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The Kinder Morgan Westridge marine terminal in Burnaby, B.C. is shown in this 2016 file photo.

Rafal Gerszak/The Globe and Mail

Before Kinder Morgan Canada Ltd. can begin construction of its controversial Trans Mountain pipeline expansion in September as planned, the National Energy Board says the company still has some hoops to jump through.

In an update sent to Federal Natural Resources Minister Jim Carr this week, the national energy regulator said the backers of the $7.4-billion Trans Mountain project have satisfied 27 of the 49 regulatory conditions necessary to begin construction at Burnaby's Westridge Marine Terminal – where oil is exported to foreign markets. Kinder Morgan wants to upgrade and expand the terminal to handle increased volumes of crude as the pipeline system's capacity is nearly tripled to the tune of 890,000 barrels a day.

"Additional compliance requirements must be met for the company to begin construction on any portion of the project," the NEB's letter to Ottawa notes.

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Kinder Morgan has said construction on the project will begin in September, but this year's work will not involve actual pipeline construction. The work this fall will likely include terminal construction, clearing and site preparation.

The company said on a Friday in a statement it is "confident" it will meet the NEB's demands and begin construction next month.

"The Trans Mountain expansion project is in an ongoing process to meet the conditions required by the NEB to begin construction," said the statement attributed to Kinder Morgan spokesperson Ali Hounsell. "This process will continue in-step with our activities into the future, keeping in mind that the construction of the project is phased and condition compliance will be ongoing as construction is under way."

The NEB also said it has received 452 statements of opposition on the detailed routing of the pipeline expansion, including five from Indigenous groups, and 121 from landowners. A panel of NEB board members is reviewing the statements, and will set up hearings in the fall that will last several months.

In the letter to Mr. Carr, the NEB also noted that the results of a preconstruction audit of Trans Mountain's management systems will be made publicly available in the weeks ahead.

"The intent of the audit was to evaluate whether Trans Mountain had established the necessary oversight measures in the preconstruction phase to manage safety and environmental protection during construction of the project," it said.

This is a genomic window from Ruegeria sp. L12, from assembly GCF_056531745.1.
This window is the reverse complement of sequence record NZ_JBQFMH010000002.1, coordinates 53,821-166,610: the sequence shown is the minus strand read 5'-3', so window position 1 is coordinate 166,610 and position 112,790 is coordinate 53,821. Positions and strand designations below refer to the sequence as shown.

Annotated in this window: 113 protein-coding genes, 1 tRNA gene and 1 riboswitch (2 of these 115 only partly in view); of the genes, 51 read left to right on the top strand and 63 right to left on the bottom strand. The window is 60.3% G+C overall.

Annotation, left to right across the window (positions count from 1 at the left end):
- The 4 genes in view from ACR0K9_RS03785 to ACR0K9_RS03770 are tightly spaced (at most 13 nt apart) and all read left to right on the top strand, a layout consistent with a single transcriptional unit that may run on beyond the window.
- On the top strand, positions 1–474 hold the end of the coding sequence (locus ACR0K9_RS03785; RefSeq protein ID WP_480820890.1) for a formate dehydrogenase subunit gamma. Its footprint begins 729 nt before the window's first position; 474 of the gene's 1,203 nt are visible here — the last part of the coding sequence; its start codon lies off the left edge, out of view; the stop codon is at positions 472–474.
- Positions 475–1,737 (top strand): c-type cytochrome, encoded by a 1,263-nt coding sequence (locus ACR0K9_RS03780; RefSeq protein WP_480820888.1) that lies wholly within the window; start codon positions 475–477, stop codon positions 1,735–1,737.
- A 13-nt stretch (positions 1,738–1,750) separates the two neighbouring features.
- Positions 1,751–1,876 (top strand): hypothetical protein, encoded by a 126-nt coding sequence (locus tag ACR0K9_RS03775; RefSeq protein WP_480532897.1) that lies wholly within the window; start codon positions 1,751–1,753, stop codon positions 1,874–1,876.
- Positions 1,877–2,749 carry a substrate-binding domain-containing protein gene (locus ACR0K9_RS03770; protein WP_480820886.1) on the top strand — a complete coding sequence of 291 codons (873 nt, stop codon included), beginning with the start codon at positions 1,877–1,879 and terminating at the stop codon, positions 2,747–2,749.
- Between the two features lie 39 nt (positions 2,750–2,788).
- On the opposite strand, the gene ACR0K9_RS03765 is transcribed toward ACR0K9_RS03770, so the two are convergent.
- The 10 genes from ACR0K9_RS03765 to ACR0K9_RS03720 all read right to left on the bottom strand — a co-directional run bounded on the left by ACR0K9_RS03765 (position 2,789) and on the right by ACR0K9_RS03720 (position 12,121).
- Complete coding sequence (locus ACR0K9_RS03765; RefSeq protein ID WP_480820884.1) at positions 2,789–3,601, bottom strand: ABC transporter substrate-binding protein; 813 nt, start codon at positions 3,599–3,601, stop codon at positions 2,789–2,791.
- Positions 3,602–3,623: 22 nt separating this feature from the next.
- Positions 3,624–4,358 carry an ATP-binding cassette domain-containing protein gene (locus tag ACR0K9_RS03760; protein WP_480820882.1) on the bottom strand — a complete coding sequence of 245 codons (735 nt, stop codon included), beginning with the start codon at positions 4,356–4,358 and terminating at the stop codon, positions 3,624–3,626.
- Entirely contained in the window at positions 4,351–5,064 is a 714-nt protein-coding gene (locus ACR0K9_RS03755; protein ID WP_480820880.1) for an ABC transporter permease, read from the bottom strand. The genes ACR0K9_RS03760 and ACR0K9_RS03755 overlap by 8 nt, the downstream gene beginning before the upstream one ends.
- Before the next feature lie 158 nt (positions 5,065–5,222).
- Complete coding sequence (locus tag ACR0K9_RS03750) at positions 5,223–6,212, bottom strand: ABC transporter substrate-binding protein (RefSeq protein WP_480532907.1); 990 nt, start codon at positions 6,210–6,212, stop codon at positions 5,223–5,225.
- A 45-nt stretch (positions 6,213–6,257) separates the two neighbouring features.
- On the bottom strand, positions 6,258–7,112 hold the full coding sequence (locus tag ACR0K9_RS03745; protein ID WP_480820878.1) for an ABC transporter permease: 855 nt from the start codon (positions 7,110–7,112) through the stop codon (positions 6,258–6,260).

B.C. Environment Minister George Heyman said in August that the province has not accepted all of the company's environmental-management plans.

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Five were rejected because of inadequate negotiations with First Nations, he said. The NDP government opposes the pipeline expansion and has said it intends to seek intervenor status in a case challenging the project. The Federal Court of Appeal is expected to hear it in October.

Alberta and the federal government argue B.C. does not have the regulatory authority to block the pipeline because such national projects fall under Ottawa's jurisdiction.

Any delays to the Trans Mountain project would likely damage Alberta's financial future and the political fortunes of its New Democratic Party government, because the provincial budget is predicated on the Trans Mountain expansion operating by 2021 and Enbridge Inc.'s Line 3 replacement funnelling oil by 2020.

The government, in its March budget, predicted the price of oil produced in Alberta would climb $2 to $7 a barrel, assuming the two pipeline projects are completed according to the government's timeline. As a result, oil investments would rise by $10-billion between 2017 and 2022, the NDP said. This, the government said, would increase oil production, create 12,000 jobs, and boost GDP by 1.5 per cent, over the same time frame.

And the richer price and added production would increase royalty payments to the province by $3-billion to $9-billion between 2017 and 2022, the government said in the budget.

"The Enbridge Line 3 and Kinder Morgan Trans Mountain expansion projects, recently approved by the federal government, will play a critical role in easing pipeline constraints and supporting industry growth and royalties," the NDP said in the March budget.

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Finance Minister Joe Ceci told reporters he was confident the two pipeline projects would meet their deadlines.

"I believe they will be completed on time," he said on March 16.

Enbridge and Kinder Morgan, when the budget was released in March, both expected their projects to be finished a year before Alberta's prediction. Alberta, in its first-quarter update this week, lowered its assumption for the benchmark price for oil in North America to $49 (U.S.) a barrel from $55 a barrel for fiscal 2017-2018. The province expects to run a $10.5-billion (Canadian) deficit this fiscal year.

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